Tomorrow morning, the Abortion Supervisory Committee (ASC) will appear at Parliament to make the case that an abortion law passed 40 years ago may now need to be reviewed and modernised, in the light of 21st century attitudes and practices. You’d think that this would be a no-brainer. Yet the same kind of social regressives who framed and passed the original 1977 abortion legislation – and they now include the current Prime Minister – are saying there’s no problem, move on.
Lets make it really simple for the MPs. The process of review and change could easily proceed in two separate stages. Step one: abortion could and should be de-criminalised via a simple parliamentary process whereby abortion is taken out of the Crimes Act, and put where it belongs – into the Health Act, as a medical procedure between women and their medical practitioners, at the very least. Arguably, given the availability of chemical options in the 21st century, it can and should be regarded as a choice for women alone. Either way, this is a medical procedure, not a crime.
Meaning: de-criminalisation can readily be achieved while Parliament revisits the grounds for obtaining an abortion, which is currently managed via a process involving two certifying consultants. The certification part of the picture is also in need of review, and updating. (eg abortion is not available on an equal basis, in all regions of New Zealand. The extent of such failures in equity re abortion services would be one of the purposes of having a comprehensive parliamentary review.)
But back to the de-criminalisation process for a moment. In Britain this week, the process of de-criminalising abortion was successfully put on the rails:
MPs have won the right to introduce a bill to Parliament which would decriminalise abortion for the first time by repealing a law that dates back to Victorian times. A ten-minute rule bill introduced by Diana Johnson, the Labour MP for Hull North, sought permission of the House to change two sections of a law passed in 1861, before women had the vote. It succeeded by 170 votes to 142, a margin of 32.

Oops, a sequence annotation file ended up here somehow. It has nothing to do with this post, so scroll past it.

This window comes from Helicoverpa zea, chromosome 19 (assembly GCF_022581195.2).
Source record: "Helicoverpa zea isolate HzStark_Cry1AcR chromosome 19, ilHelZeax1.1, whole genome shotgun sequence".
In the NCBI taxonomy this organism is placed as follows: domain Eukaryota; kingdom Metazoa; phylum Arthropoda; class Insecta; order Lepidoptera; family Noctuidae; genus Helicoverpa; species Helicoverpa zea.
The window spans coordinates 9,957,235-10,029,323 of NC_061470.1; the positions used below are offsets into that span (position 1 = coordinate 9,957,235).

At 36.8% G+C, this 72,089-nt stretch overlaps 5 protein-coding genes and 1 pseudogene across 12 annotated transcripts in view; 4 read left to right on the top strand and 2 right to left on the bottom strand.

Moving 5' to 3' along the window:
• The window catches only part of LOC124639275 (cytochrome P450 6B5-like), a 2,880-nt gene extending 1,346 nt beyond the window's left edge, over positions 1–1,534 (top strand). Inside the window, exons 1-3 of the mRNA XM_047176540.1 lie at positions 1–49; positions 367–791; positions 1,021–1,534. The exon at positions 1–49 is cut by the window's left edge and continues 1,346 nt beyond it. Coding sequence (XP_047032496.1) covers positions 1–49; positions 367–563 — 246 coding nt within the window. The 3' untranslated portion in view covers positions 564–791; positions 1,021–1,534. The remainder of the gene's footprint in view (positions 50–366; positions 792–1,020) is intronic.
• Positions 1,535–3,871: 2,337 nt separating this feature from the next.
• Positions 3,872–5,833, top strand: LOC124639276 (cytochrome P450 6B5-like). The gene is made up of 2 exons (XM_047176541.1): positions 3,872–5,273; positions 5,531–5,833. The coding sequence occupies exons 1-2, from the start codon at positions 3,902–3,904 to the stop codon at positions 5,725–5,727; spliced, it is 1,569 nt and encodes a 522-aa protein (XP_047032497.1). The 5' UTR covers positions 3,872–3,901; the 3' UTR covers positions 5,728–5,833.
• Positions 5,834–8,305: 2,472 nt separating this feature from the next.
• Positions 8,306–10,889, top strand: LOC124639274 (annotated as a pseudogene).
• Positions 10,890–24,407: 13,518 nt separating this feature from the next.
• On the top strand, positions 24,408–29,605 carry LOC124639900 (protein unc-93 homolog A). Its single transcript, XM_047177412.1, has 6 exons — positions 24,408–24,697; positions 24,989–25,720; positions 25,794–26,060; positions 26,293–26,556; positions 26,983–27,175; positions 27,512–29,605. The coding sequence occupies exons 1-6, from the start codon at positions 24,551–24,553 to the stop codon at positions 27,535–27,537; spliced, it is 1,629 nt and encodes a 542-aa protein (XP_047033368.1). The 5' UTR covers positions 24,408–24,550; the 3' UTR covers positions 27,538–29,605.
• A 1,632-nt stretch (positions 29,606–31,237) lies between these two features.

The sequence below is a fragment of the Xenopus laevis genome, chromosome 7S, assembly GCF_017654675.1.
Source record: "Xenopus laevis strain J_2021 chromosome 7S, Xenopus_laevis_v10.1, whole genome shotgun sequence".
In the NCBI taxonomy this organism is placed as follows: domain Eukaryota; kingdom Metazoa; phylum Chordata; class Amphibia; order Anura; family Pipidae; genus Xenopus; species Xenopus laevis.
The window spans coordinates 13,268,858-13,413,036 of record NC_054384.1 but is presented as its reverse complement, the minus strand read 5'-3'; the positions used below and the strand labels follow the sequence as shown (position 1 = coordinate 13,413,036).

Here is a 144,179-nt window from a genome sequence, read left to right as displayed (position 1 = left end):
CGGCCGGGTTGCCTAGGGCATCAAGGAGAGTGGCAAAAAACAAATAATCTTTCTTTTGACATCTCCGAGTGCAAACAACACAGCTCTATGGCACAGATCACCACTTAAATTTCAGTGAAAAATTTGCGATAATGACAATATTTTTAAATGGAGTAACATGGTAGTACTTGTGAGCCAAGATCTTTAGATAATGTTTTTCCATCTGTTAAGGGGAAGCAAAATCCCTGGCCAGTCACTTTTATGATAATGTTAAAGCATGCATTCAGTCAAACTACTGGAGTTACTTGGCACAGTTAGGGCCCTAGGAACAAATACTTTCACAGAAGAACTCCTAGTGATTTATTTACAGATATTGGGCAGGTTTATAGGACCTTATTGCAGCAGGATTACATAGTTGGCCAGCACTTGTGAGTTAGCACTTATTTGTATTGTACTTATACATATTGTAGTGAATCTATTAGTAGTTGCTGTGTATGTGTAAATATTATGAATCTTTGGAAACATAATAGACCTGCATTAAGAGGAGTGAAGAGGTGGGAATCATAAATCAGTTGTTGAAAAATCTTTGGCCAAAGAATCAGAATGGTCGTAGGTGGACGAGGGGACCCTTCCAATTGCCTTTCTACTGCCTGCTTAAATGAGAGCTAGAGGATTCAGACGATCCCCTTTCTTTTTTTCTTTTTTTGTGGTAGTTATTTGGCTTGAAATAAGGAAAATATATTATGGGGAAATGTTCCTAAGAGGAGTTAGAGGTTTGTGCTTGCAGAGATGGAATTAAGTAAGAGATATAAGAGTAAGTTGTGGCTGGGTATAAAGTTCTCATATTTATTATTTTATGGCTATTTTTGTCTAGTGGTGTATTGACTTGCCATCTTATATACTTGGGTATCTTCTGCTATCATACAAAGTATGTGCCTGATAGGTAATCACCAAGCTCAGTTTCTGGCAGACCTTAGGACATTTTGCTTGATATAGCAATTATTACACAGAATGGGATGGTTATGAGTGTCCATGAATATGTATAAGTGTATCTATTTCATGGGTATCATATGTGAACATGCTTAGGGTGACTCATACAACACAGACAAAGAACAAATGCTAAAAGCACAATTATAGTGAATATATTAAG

Johnson argued that the law was unfair and inappropriate in an age when women can and will access abortion pills by post because they want to be able to terminate their pregnancy in the privacy of their own home. As the law stands, doing so is technically punishable by life imprisonment under sections 58 and 59 of the 1861 Offences Against the Person Act – both for the woman and for anyone, including a doctor, who helps her.
Something similar could readily be done here, if the political will to do so existed. Earlier this year, the Abortion Law Reform Association (ALRANZ) released poll results that showed just how much Parliament is lagging behind public opinion on abortion. Those poll results have been usefully collated by the NZ Herald in this fashion:
Respondents were asked if they supported abortion being legal in a number of situations. The results were:
• Pregnant woman is likely to die without an abortion
Legal: 77 per cent
Illegal: 5 per cent
Unsure/refused: 18 per cent
• Pregnant woman’s health is likely to be permanently harmed without an abortion
Legal: 76 per cent
Illegal: 6 per cent
Unsure/refused: 18 per cent
• Fetus has no chance of survival
Legal: 76 per cent
Illegal: 6 per cent
Unsure/refuse: 18 per cent
• Pregnancy is the result of rape
Legal: 73 per cent
Illegal: 8 per cent
Unsure/refused: 18 per cent
• Pregnancy is a result of birth control failure
Legal: 55 per cent
Illegal: 24 per cent
Unsure/refused: 21 per cent
• Pregnant woman can’t afford to have another child
Legal: 54 per cent
Illegal: 27 per cent
Unsure/refused: 20 per cent
There are no grounds for complacency. What the age of Trump has shown is that women cannot continue to rely on past nod-and-wink tolerance as a reliable safeguard, in future. Only a few years ago, a court challenge mounted by the Right To Life movement in 2012 to the current abortion certification process failed in the Supreme Court by only the narrowest of margins, in a 3-2 split decision.